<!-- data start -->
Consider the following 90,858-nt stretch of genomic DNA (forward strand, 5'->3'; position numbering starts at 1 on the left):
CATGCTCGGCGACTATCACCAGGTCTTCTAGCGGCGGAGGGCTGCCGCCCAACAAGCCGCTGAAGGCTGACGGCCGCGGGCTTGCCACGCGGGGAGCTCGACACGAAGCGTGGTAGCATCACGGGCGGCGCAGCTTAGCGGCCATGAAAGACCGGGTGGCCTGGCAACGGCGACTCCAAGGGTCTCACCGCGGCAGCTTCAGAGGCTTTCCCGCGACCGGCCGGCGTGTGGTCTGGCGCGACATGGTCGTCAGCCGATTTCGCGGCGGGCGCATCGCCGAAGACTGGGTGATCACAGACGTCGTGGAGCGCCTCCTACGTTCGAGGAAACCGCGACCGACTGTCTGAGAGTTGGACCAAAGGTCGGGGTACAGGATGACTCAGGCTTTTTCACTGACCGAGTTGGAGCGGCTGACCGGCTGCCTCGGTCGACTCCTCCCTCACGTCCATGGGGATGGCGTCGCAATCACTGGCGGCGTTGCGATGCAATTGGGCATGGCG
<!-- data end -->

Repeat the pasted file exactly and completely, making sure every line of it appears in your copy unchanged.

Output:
Consider the following 90,858-nt stretch of genomic DNA (forward strand, 5'->3'; position numbering starts at 1 on the left):
CATGCTCGGCGACTATCACCAGGTCTTCTAGCGGCGGAGGGCTGCCGCCCAACAAGCCGCTGAAGGCTGACGGCCGCGGGCTTGCCACGCGGGGAGCTCGACACGAAGCGTGGTAGCATCACGGGCGGCGCAGCTTAGCGGCCATGAAAGACCGGGTGGCCTGGCAACGGCGACTCCAAGGGTCTCACCGCGGCAGCTTCAGAGGCTTTCCCGCGACCGGCCGGCGTGTGGTCTGGCGCGACATGGTCGTCAGCCGATTTCGCGGCGGGCGCATCGCCGAAGACTGGGTGATCACAGACGTCGTGGAGCGCCTCCTACGTTCGAGGAAACCGCGACCGACTGTCTGAGAGTTGGACCAAAGGTCGGGGTACAGGATGACTCAGGCTTTTTCACTGACCGAGTTGGAGCGGCTGACCGGCTGCCTCGGTCGACTCCTCCCTCACGTCCATGGGGATGGCGTCGCAATCACTGGCGGCGTTGCGATGCAATTGGGCATGGCG